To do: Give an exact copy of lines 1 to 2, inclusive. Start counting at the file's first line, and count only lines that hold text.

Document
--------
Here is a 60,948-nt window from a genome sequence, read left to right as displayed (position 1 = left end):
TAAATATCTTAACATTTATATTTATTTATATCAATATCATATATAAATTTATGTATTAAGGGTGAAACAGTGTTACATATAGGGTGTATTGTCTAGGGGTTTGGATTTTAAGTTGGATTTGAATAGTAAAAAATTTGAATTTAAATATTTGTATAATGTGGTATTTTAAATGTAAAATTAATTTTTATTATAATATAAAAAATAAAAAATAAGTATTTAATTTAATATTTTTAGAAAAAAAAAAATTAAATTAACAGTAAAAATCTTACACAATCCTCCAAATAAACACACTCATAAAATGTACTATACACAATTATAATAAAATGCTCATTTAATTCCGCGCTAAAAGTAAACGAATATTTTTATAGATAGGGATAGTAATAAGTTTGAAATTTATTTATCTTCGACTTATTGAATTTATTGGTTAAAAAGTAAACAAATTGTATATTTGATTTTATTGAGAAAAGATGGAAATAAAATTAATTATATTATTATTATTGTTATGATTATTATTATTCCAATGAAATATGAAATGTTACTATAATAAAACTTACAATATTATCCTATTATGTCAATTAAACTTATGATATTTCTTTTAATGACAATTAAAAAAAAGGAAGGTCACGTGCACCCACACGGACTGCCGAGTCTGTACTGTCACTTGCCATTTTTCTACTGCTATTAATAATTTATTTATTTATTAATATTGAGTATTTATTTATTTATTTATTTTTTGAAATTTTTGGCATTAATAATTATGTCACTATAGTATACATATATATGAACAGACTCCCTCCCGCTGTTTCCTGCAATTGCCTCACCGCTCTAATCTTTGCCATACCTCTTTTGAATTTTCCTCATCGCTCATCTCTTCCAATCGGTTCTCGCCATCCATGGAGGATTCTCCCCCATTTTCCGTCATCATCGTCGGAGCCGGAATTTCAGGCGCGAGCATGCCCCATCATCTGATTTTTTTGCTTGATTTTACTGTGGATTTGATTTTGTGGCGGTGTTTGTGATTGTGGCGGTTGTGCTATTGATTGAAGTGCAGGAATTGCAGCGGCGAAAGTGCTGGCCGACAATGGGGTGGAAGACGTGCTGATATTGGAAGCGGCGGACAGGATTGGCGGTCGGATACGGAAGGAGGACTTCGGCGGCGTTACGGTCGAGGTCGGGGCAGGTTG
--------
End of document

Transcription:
Here is a 60,948-nt window from a genome sequence, read left to right as displayed (position 1 = left end):
TAAATATCTTAACATTTATATTTATTTATATCAATATCATATATAAATTTATGTATTAAGGGTGAAACAGTGTTACATATAGGGTGTATTGTCTAGGGGTTTGGATTTTAAGTTGGATTTGAATAGTAAAAAATTTGAATTTAAATATTTGTATAATGTGGTATTTTAAATGTAAAATTAATTTTTATTATAATATAAAAAATAAAAAATAAGTATTTAATTTAATATTTTTAGAAAAAAAAAAATTAAATTAACAGTAAAAATCTTACACAATCCTCCAAATAAACACACTCATAAAATGTACTATACACAATTATAATAAAATGCTCATTTAATTCCGCGCTAAAAGTAAACGAATATTTTTATAGATAGGGATAGTAATAAGTTTGAAATTTATTTATCTTCGACTTATTGAATTTATTGGTTAAAAAGTAAACAAATTGTATATTTGATTTTATTGAGAAAAGATGGAAATAAAATTAATTATATTATTATTATTGTTATGATTATTATTATTCCAATGAAATATGAAATGTTACTATAATAAAACTTACAATATTATCCTATTATGTCAATTAAACTTATGATATTTCTTTTAATGACAATTAAAAAAAAGGAAGGTCACGTGCACCCACACGGACTGCCGAGTCTGTACTGTCACTTGCCATTTTTCTACTGCTATTAATAATTTATTTATTTATTAATATTGAGTATTTATTTATTTATTTATTTTTTGAAATTTTTGGCATTAATAATTATGTCACTATAGTATACATATATATGAACAGACTCCCTCCCGCTGTTTCCTGCAATTGCCTCACCGCTCTAATCTTTGCCATACCTCTTTTGAATTTTCCTCATCGCTCATCTCTTCCAATCGGTTCTCGCCATCCATGGAGGATTCTCCCCCATTTTCCGTCATCATCGTCGGAGCCGGAATTTCAGGCGCGAGCATGCCCCATCATCTGATTTTTTTGCTTGATTTTACTGTGGATTTGATTTTGTGGCGGTGTTTGTGATTGTGGCGGTTGTGCTATTGATTGAAGTGCAGGAATTGCAGCGGCGAAAGTGCTGGCCGACAATGGGGTGGAAGACGTGCTGATATTGGAAGCGGCGGACAGGATTGGCGGTCGGATACGGAAGGAGGACTTCGGCGGCGTTACGGTCGAGGTCGGGGCAGGTTG